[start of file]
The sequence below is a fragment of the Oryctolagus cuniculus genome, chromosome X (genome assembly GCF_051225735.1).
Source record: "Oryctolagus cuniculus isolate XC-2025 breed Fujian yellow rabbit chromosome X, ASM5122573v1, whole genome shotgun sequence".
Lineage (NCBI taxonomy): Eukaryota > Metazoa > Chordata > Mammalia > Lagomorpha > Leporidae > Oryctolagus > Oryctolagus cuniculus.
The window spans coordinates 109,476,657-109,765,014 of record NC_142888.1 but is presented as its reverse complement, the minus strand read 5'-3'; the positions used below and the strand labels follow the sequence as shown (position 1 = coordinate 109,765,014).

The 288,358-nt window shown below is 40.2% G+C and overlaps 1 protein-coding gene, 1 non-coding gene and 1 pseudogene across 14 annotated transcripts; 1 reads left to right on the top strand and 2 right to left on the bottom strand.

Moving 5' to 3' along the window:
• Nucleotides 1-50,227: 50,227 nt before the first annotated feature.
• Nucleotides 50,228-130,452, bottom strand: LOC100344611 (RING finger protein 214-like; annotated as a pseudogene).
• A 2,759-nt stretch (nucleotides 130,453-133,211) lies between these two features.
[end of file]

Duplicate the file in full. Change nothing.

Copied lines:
The sequence below is a fragment of the Oryctolagus cuniculus genome, chromosome X (genome assembly GCF_051225735.1).
Source record: "Oryctolagus cuniculus isolate XC-2025 breed Fujian yellow rabbit chromosome X, ASM5122573v1, whole genome shotgun sequence".
Lineage (NCBI taxonomy): Eukaryota > Metazoa > Chordata > Mammalia > Lagomorpha > Leporidae > Oryctolagus > Oryctolagus cuniculus.
The window spans coordinates 109,476,657-109,765,014 of record NC_142888.1 but is presented as its reverse complement, the minus strand read 5'-3'; the positions used below and the strand labels follow the sequence as shown (position 1 = coordinate 109,765,014).

The 288,358-nt window shown below is 40.2% G+C and overlaps 1 protein-coding gene, 1 non-coding gene and 1 pseudogene across 14 annotated transcripts; 1 reads left to right on the top strand and 2 right to left on the bottom strand.

Moving 5' to 3' along the window:
• Nucleotides 1-50,227: 50,227 nt before the first annotated feature.
• Nucleotides 50,228-130,452, bottom strand: LOC100344611 (RING finger protein 214-like; annotated as a pseudogene).
• A 2,759-nt stretch (nucleotides 130,453-133,211) lies between these two features.